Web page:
Amid all the rumpus around the national security law in Hong Kong, a refreshing yet little-known consensus emerged at the Legislative Council last month: on June 11, the Discrimination Legislation (Miscellaneous Amendments) Bill 2018 was passed with a unanimous vote.
A rare show of solidarity? Perhaps, and it’s a much-needed one: the passage of the bill came four years after the Equal Opportunities Commission (EOC) made 73 recommendations in a 2016 report to the government that sought to strengthen and modernise the city’s anti-discrimination laws: the Sex Discrimination Ordinance, Disability Discrimination Ordinance, Family Status Discrimination Ordinance and Race Discrimination Ordinance.
The freshly gazetted ordinance took forward eight of the EOC’s recommendations – a modest step in the right direction to patch up a legal regime that has proven inadequate to address some of the latest trends in discrimination and harassment.
For one thing, the SDO has been amended to expressly prohibit discrimination against breastfeeding women in key domains of public life, including employment, education, provision of goods, services and facilities, and the exercise of government functions and powers.
Such discrimination can occur directly or indirectly. Imagine a woman returning to work after taking maternity leave. She tells her supervisor that she will have to spend an hour at the office every day expressing milk – which, under the amended SDO, falls within the definition of breastfeeding – and promises to finish her work before leaving the office.
She delivers that promise, only to find out at the end of the year that all employees have been awarded bonuses, except herself. The supervisor indicates that the decision was due to the fact that she has been expressing milk at work. As she has been treated less favourably on the ground of breastfeeding, this is likely to amount to direct discrimination.
Indirect discrimination, on the other hand, arises when a requirement or condition, without any justifiable reason, is applied to everyone and, in practice, leads to the detriment of breastfeeding women because they are less likely to be able to comply than others.
An example: a shopping centre keeps its babycare room locked, and requires anyone who wants to use the facility to obtain the key from the management office, which is a long distance away. Although the requirement applies to every visitor, women who wish to breastfeed or express milk are more likely to use the room than their non-breastfeeding counterparts. Therefore, it is likely to have a disproportionate and detrimental effect on breastfeeding women and, in the absence of a justifiable reason, may constitute unlawful indirect discrimination.
Another major legislative change involves amendments to the Sex Discrimination Ordinance, Disability Discrimination Ordinance and Race Discrimination Ordinance to provide for protection from sexual, racial and disability harassment in “common workplaces,” even in cases where there is no employment or other similar work relationship.
The legalese can sound baffling, but the implications are significant and far-reaching. From promoters at supermarkets to interns at multinational corporations to volunteers at an NGO’s hotline centre, they will be able to lodge a complaint with the EOC or file a civil lawsuit if they have been sexually harassed, or harassed on account of their race or disability, by a fellow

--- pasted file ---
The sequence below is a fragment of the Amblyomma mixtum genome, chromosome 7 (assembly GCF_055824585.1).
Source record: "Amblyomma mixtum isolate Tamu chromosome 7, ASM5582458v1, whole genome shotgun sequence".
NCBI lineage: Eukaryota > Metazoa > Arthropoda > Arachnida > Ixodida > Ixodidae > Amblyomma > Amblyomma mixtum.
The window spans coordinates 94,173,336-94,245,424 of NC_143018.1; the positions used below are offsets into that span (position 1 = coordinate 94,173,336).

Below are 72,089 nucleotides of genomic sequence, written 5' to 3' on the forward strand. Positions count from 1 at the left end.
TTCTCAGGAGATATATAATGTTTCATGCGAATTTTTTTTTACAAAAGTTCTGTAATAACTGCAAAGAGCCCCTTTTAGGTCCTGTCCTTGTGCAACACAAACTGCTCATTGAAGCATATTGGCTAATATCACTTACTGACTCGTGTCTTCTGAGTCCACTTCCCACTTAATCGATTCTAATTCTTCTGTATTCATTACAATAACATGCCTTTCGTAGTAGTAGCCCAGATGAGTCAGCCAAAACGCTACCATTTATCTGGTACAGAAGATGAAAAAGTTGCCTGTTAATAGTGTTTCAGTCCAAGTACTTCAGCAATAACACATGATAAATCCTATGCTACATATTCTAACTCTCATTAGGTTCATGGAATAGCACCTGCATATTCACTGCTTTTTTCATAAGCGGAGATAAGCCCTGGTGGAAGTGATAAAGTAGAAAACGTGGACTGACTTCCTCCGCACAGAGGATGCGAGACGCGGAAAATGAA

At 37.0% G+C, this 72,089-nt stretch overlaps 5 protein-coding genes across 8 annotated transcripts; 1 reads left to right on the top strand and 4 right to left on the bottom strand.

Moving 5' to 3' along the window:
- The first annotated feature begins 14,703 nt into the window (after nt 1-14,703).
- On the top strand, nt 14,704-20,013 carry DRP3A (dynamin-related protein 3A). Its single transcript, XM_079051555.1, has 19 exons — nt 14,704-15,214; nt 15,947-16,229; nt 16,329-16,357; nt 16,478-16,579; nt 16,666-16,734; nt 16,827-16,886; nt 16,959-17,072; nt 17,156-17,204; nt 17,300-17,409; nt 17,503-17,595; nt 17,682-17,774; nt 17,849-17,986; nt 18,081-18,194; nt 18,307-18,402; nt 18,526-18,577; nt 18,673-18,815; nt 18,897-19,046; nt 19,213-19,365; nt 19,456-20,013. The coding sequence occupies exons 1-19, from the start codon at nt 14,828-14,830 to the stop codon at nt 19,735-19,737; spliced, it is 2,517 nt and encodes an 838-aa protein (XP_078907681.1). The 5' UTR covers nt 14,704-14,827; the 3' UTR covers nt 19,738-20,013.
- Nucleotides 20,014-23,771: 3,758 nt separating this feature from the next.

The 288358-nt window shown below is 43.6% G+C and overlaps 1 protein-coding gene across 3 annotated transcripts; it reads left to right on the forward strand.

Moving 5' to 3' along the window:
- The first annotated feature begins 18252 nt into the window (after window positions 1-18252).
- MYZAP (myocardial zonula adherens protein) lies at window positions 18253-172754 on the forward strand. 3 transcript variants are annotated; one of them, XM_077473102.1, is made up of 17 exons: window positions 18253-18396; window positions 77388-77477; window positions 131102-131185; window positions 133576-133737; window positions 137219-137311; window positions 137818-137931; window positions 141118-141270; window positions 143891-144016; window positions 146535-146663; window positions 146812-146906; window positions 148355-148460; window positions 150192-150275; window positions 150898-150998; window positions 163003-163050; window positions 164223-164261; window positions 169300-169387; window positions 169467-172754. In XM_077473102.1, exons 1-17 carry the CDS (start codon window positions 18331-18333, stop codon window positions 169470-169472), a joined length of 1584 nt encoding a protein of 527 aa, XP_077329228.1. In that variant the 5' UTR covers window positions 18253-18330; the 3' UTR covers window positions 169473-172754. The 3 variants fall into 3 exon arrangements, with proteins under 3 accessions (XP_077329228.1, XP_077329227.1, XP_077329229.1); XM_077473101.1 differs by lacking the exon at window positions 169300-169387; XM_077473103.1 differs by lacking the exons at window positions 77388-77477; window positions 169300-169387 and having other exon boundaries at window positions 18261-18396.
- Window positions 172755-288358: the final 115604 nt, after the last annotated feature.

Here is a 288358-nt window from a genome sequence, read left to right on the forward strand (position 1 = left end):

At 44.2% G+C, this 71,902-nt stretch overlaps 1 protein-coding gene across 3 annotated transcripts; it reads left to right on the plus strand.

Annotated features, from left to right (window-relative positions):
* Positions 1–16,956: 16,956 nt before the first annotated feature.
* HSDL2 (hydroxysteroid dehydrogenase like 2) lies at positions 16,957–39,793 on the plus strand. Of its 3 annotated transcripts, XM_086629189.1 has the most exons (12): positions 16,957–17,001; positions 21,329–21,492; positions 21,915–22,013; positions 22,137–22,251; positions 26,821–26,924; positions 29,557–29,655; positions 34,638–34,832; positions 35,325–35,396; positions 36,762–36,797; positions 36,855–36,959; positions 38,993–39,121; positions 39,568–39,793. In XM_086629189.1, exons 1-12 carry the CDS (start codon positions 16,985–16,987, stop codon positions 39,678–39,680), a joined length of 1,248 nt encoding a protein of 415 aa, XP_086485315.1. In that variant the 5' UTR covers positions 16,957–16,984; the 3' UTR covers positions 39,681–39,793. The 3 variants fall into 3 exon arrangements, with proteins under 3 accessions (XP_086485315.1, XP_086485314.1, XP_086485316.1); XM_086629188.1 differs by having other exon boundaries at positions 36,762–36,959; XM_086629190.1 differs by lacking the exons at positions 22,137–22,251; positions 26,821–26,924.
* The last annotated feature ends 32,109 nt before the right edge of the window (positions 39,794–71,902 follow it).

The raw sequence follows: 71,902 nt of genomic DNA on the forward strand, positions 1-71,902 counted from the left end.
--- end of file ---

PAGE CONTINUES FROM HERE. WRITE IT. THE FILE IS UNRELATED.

“workplace participant,” defined by the law to include employers, employees, interns, volunteers, partners in a firm, as well as contract workers, commission agents, and their principals.
What is more, according to the new provisions, persons who engage interns or volunteers will be held liable for any act of sexual, racial or disability harassment committed by an intern or volunteer in the course of the relevant internship or volunteer work, even when they had not been aware, or approved of the behaviour in question, unless they can prove that they have taken “reasonably practicable steps” to prevent the transgression.
Preventive measures may include formulating a written anti-harassment policy that includes a zero tolerance statement, communicating the policy to all workplace participants, and providing training.
The EOC will soon release a guidance note explaining the above and other legislative amendments which include, among others, providing protection for service providers from racial and disability harassment by customers, including cases which take place overseas but on a Hong Kong-registered aircraft or ship; outlawing racial discrimination and harassment “by imputation,” where a person is wrongly believed or perceived to be of a particular race; and providing protection for members and prospective members of clubs from sexual and disability harassment by the club’s management.
It is heartening to see that despite all the cynicism and tribalism that seem to have paralysed the city, lawmakers across the aisle have come together to stand behind a genuinely good cause, offering stronger legal safeguards for the fundamental rights of vulnerable communities and society at large.
But this is only the beginning of much-needed change – the report submitted to the Government back in 2016 prioritised as many as 27 recommendations, 19 of which have yet to be adopted. While the EOC cannot make laws – we are not a legislative body, after all – we will continue to lobby our stakeholders, work closely with the legislature and the government, and strive for progress that defines what Hong Kong should be: diverse, inclusive, and free from injustice.
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